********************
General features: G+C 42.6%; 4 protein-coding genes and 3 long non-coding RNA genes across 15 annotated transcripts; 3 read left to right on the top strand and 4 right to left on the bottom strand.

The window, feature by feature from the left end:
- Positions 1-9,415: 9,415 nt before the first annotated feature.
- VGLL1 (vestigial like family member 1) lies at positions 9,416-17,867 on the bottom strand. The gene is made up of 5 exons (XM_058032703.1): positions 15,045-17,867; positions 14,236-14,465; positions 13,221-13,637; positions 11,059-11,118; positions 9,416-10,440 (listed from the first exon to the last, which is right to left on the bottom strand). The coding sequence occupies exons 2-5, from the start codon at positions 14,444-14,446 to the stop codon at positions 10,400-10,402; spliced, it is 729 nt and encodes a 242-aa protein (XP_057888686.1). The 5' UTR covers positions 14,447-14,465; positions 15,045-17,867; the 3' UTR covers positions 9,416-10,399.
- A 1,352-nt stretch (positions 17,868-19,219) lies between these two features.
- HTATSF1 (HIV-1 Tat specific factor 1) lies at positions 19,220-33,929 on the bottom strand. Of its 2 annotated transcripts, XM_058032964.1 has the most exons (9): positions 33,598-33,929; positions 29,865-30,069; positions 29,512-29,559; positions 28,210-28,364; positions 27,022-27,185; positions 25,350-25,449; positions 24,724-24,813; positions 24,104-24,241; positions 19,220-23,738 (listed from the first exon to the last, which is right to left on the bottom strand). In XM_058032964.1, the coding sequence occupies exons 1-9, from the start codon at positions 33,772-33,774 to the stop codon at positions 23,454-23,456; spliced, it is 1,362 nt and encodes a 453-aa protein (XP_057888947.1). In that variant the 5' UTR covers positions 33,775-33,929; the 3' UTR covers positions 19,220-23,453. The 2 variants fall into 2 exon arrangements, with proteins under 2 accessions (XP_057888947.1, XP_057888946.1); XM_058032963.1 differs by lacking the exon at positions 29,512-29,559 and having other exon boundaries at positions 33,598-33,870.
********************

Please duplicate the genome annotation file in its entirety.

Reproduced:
General features: G+C 42.6%; 4 protein-coding genes and 3 long non-coding RNA genes across 15 annotated transcripts; 3 read left to right on the top strand and 4 right to left on the bottom strand.

The window, feature by feature from the left end:
- Positions 1-9,415: 9,415 nt before the first annotated feature.
- VGLL1 (vestigial like family member 1) lies at positions 9,416-17,867 on the bottom strand. The gene is made up of 5 exons (XM_058032703.1): positions 15,045-17,867; positions 14,236-14,465; positions 13,221-13,637; positions 11,059-11,118; positions 9,416-10,440 (listed from the first exon to the last, which is right to left on the bottom strand). The coding sequence occupies exons 2-5, from the start codon at positions 14,444-14,446 to the stop codon at positions 10,400-10,402; spliced, it is 729 nt and encodes a 242-aa protein (XP_057888686.1). The 5' UTR covers positions 14,447-14,465; positions 15,045-17,867; the 3' UTR covers positions 9,416-10,399.
- A 1,352-nt stretch (positions 17,868-19,219) lies between these two features.
- HTATSF1 (HIV-1 Tat specific factor 1) lies at positions 19,220-33,929 on the bottom strand. Of its 2 annotated transcripts, XM_058032964.1 has the most exons (9): positions 33,598-33,929; positions 29,865-30,069; positions 29,512-29,559; positions 28,210-28,364; positions 27,022-27,185; positions 25,350-25,449; positions 24,724-24,813; positions 24,104-24,241; positions 19,220-23,738 (listed from the first exon to the last, which is right to left on the bottom strand). In XM_058032964.1, the coding sequence occupies exons 1-9, from the start codon at positions 33,772-33,774 to the stop codon at positions 23,454-23,456; spliced, it is 1,362 nt and encodes a 453-aa protein (XP_057888947.1). In that variant the 5' UTR covers positions 33,775-33,929; the 3' UTR covers positions 19,220-23,453. The 2 variants fall into 2 exon arrangements, with proteins under 2 accessions (XP_057888947.1, XP_057888946.1); XM_058032963.1 differs by lacking the exon at positions 29,512-29,559 and having other exon boundaries at positions 33,598-33,870.